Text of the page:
24 May 2007

Shortbus movie review which gets sort of derailed into a feminist tirade. You’ve been warned.


We watched Shortbus a couple of nights ago, which was, as one of my internet friends said, verrrry sweet. Almost cloying, at the end - very rose-tinted glasses. Dave didn't like it as much as me, and I thought the film kind of skimmed over some really hard questions (like the potential aftereffects of dedicating a film of your suicide to your boyfriend) - it's a leetle more complicated than the easy reunion at the end suggests.

For a movie that, on the surface, is all about sex and sexuality, (the movie’s website describes it as “a mad nexus of art, music, politics and polysexual carnality”) it’s awfully non-titillating – much more interested in love and romance. As far as sex goes, it’s kind of an analytical look at it – which interested me since most of the time in real life, sex works better when you turn your higher cognitive functions off.

BUT - one of the things I found totally refreshing about the movie was that, for all the cocks and shoulders and sixpacks being fetishized, there was hardly any long loving looks at the female body - if anything, it was almost ignored, except for a couple of pairs of nice (non-implanted) boobs. There was barely a cooter shot in the whole movie, but millions and millions of cocks.

Without having done any research, I suspect that speaks more to what the director/photographer was interested in looking at but seriously, I felt like I was in a movie where everything you normally see - the breathless overglamourization and heavy emphasis on the female body as objet d'art and d'obsession was completely missing and instead the female body was, oh my god, really about women learning to take pleasure in their own bodies. For themselves, not for anyone else. It's practically fucking revolutionary.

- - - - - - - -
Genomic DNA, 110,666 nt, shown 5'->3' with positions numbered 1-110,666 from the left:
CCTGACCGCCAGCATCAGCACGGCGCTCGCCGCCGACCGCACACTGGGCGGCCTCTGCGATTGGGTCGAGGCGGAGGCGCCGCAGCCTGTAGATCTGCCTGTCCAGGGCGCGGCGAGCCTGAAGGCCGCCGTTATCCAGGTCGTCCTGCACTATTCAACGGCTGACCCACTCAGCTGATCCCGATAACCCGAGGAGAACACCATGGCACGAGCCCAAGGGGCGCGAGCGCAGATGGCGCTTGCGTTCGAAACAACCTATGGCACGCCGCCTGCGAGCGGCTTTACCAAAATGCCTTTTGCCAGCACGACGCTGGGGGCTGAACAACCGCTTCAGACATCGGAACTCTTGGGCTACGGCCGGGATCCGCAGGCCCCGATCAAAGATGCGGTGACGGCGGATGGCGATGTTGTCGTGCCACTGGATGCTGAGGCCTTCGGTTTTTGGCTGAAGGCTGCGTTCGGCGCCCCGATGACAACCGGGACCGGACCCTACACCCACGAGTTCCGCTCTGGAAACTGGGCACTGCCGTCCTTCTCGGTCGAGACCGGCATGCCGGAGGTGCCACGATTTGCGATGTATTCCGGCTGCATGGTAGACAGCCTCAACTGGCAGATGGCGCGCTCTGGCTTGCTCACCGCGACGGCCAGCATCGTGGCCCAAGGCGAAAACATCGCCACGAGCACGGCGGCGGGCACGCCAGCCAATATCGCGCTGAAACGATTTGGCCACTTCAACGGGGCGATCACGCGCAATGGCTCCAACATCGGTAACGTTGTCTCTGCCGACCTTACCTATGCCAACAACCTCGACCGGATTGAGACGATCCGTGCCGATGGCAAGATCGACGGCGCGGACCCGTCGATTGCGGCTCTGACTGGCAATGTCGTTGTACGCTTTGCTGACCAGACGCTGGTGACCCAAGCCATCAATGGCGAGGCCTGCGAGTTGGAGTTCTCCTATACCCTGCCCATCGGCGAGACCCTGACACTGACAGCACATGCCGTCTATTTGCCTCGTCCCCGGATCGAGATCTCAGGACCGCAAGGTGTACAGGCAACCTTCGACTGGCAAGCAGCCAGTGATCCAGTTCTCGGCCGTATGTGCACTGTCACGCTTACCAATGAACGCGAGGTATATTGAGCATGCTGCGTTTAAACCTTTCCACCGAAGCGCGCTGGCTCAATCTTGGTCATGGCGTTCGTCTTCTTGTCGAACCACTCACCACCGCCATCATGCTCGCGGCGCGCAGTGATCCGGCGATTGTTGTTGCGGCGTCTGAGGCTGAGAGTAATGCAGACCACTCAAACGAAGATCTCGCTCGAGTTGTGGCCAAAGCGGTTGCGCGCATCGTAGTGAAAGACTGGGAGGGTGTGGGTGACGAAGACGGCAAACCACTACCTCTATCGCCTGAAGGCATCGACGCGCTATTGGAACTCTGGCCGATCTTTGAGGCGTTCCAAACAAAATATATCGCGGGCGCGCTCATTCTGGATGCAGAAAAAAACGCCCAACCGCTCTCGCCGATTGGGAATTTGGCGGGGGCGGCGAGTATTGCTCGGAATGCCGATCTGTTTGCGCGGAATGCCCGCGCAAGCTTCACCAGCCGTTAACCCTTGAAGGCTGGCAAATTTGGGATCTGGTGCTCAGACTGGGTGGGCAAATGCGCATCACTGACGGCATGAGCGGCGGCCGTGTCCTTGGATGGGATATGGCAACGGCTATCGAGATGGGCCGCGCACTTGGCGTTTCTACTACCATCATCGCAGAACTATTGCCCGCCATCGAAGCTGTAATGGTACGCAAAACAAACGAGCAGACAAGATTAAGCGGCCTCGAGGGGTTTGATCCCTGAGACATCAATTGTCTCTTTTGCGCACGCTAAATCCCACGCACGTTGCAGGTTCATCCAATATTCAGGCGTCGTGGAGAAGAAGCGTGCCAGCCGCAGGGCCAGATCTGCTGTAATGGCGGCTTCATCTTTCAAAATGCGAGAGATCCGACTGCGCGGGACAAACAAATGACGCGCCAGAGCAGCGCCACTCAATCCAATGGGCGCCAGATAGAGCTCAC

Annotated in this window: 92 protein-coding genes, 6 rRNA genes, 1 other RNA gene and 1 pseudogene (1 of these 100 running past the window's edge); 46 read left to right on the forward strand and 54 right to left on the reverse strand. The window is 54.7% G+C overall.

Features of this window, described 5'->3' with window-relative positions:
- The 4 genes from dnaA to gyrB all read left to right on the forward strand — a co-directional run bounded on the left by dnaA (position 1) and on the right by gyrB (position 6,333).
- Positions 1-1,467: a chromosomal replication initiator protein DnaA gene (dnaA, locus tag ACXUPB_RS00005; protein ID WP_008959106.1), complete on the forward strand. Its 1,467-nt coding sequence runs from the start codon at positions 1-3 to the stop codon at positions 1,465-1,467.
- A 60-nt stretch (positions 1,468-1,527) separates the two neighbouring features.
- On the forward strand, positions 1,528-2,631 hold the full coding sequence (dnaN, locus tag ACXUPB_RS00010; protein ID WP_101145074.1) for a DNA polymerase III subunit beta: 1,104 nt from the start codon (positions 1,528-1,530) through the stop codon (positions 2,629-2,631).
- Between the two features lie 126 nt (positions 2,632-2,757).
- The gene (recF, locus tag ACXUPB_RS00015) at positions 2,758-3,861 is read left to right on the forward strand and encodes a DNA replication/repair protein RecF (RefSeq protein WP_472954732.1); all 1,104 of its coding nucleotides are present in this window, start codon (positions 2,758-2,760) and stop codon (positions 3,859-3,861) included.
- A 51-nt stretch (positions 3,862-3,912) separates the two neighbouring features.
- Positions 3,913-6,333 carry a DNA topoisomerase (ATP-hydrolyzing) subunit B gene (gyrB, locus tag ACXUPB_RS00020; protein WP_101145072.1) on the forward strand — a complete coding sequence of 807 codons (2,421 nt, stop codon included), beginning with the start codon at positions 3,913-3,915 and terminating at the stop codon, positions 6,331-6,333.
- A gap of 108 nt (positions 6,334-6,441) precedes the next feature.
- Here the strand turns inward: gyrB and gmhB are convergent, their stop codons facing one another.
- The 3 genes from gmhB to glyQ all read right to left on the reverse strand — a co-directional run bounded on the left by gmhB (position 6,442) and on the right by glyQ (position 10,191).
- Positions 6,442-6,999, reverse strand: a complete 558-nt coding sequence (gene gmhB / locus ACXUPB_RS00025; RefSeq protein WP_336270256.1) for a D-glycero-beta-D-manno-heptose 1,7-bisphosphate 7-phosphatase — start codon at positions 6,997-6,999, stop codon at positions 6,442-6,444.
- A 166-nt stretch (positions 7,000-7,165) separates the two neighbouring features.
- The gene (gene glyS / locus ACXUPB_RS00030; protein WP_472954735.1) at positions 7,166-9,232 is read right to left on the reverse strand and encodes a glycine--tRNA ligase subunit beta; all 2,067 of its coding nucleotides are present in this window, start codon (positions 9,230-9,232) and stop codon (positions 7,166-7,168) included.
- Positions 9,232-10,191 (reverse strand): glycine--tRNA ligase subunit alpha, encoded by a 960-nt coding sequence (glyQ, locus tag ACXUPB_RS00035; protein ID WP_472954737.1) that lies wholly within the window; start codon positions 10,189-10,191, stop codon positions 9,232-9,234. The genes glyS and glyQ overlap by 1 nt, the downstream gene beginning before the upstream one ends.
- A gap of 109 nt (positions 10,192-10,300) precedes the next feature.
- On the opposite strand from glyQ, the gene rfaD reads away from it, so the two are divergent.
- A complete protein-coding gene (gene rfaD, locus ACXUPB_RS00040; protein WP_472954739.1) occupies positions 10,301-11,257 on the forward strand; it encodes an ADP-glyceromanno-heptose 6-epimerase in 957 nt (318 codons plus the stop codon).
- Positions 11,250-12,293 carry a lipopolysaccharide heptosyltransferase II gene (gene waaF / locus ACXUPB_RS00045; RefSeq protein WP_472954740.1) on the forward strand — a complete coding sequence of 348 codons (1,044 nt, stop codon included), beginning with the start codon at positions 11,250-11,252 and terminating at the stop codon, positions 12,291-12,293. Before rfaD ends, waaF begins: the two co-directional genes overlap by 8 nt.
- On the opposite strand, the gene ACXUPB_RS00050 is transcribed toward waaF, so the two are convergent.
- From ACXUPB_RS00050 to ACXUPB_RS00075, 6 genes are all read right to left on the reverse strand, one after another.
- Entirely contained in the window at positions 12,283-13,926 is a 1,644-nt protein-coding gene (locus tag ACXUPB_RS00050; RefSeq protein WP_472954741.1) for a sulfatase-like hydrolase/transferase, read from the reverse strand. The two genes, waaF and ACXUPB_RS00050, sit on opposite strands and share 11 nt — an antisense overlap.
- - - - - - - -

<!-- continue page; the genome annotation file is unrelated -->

It was a nice palliative to all those dickheads who think women wearing short skirts or dressing stylishly are asking to be raped, or at very least "should have expected some attention, dressing that way" - like catcalls from across the street, say.

Of course, I’m constantly enraged that when I wear a tight tank top and tight jeans and Docs and walk down the street, I'll get leers and whistles. When my boyfriend wears the identical outfit (in his size) he gets ... silence. Not leers, not whistles, not catcalls. Possibly a couple of funny looks, but no one is propositioning his or telling him to "show off that pretty smile, honey!" Because it's okay for men to show off their bodies and enjoy the beauty of their bodies purely for themselves, but when a woman does it ... well, geez, there's no way I could wear an outfit like that without hoping to attract some male attention, right? So I either suck it up and ignore the assholes or dress so as not to attract attention. Yay. Why don't I put on a fucking burka and have done with it?

(I know, street harassment – or any kind of sexual harassment - isn’t really about finding someone attractive, it’s about exerting your dominance over someone else. So a burka wouldn’t help. It still fucking sucks. )

2 comments:

Jesse Wiedinmyer said...

So what would you recommend that one read to expand upon these themes?

Kaethe said...

Good tirade.